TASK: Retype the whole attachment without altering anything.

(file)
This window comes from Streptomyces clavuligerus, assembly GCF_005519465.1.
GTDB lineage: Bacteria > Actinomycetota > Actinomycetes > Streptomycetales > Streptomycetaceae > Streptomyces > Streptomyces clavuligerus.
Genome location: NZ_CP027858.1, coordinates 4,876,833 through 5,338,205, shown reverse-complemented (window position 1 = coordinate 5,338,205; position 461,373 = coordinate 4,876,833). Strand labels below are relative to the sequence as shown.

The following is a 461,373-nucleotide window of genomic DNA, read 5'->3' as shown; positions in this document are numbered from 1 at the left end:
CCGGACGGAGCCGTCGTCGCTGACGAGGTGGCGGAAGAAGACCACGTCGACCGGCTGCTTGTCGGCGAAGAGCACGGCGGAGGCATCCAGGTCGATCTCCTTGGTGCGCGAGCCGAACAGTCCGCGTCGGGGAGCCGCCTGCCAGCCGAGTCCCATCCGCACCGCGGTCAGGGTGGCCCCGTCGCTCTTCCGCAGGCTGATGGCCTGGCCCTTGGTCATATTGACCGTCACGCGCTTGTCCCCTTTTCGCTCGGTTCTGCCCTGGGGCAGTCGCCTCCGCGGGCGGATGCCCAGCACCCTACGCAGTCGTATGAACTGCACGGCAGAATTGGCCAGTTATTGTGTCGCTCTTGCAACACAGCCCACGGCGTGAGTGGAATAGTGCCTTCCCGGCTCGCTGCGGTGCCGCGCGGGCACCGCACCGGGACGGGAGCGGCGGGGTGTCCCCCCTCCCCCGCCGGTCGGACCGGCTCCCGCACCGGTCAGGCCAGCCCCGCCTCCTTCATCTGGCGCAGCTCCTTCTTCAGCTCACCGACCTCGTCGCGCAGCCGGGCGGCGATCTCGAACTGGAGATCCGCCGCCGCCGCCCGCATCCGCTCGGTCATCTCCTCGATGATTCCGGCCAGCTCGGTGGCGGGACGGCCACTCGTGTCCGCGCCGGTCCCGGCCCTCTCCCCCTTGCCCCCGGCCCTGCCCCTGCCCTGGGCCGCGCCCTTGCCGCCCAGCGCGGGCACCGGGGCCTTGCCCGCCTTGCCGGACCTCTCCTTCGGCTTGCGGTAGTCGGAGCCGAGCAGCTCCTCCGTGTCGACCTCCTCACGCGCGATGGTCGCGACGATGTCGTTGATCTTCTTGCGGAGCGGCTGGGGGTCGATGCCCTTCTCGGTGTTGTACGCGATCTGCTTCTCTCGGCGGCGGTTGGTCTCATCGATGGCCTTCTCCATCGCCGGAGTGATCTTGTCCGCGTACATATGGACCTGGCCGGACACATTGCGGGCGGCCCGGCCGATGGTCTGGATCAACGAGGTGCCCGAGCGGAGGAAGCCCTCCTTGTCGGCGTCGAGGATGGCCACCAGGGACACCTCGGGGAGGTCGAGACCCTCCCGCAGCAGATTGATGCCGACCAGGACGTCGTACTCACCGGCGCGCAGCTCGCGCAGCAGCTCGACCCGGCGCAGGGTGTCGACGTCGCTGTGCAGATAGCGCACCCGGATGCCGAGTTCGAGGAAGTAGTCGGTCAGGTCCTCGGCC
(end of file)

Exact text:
This window comes from Streptomyces clavuligerus, assembly GCF_005519465.1.
GTDB lineage: Bacteria > Actinomycetota > Actinomycetes > Streptomycetales > Streptomycetaceae > Streptomyces > Streptomyces clavuligerus.
Genome location: NZ_CP027858.1, coordinates 4,876,833 through 5,338,205, shown reverse-complemented (window position 1 = coordinate 5,338,205; position 461,373 = coordinate 4,876,833). Strand labels below are relative to the sequence as shown.

The following is a 461,373-nucleotide window of genomic DNA, read 5'->3' as shown; positions in this document are numbered from 1 at the left end:
CCGGACGGAGCCGTCGTCGCTGACGAGGTGGCGGAAGAAGACCACGTCGACCGGCTGCTTGTCGGCGAAGAGCACGGCGGAGGCATCCAGGTCGATCTCCTTGGTGCGCGAGCCGAACAGTCCGCGTCGGGGAGCCGCCTGCCAGCCGAGTCCCATCCGCACCGCGGTCAGGGTGGCCCCGTCGCTCTTCCGCAGGCTGATGGCCTGGCCCTTGGTCATATTGACCGTCACGCGCTTGTCCCCTTTTCGCTCGGTTCTGCCCTGGGGCAGTCGCCTCCGCGGGCGGATGCCCAGCACCCTACGCAGTCGTATGAACTGCACGGCAGAATTGGCCAGTTATTGTGTCGCTCTTGCAACACAGCCCACGGCGTGAGTGGAATAGTGCCTTCCCGGCTCGCTGCGGTGCCGCGCGGGCACCGCACCGGGACGGGAGCGGCGGGGTGTCCCCCCTCCCCCGCCGGTCGGACCGGCTCCCGCACCGGTCAGGCCAGCCCCGCCTCCTTCATCTGGCGCAGCTCCTTCTTCAGCTCACCGACCTCGTCGCGCAGCCGGGCGGCGATCTCGAACTGGAGATCCGCCGCCGCCGCCCGCATCCGCTCGGTCATCTCCTCGATGATTCCGGCCAGCTCGGTGGCGGGACGGCCACTCGTGTCCGCGCCGGTCCCGGCCCTCTCCCCCTTGCCCCCGGCCCTGCCCCTGCCCTGGGCCGCGCCCTTGCCGCCCAGCGCGGGCACCGGGGCCTTGCCCGCCTTGCCGGACCTCTCCTTCGGCTTGCGGTAGTCGGAGCCGAGCAGCTCCTCCGTGTCGACCTCCTCACGCGCGATGGTCGCGACGATGTCGTTGATCTTCTTGCGGAGCGGCTGGGGGTCGATGCCCTTCTCGGTGTTGTACGCGATCTGCTTCTCTCGGCGGCGGTTGGTCTCATCGATGGCCTTCTCCATCGCCGGAGTGATCTTGTCCGCGTACATATGGACCTGGCCGGACACATTGCGGGCGGCCCGGCCGATGGTCTGGATCAACGAGGTGCCCGAGCGGAGGAAGCCCTCCTTGTCGGCGTCGAGGATGGCCACCAGGGACACCTCGGGGAGGTCGAGACCCTCCCGCAGCAGATTGATGCCGACCAGGACGTCGTACTCACCGGCGCGCAGCTCGCGCAGCAGCTCGACCCGGCGCAGGGTGTCGACGTCGCTGTGCAGATAGCGCACCCGGATGCCGAGTTCGAGGAAGTAGTCGGTCAGGTCCTCGGCC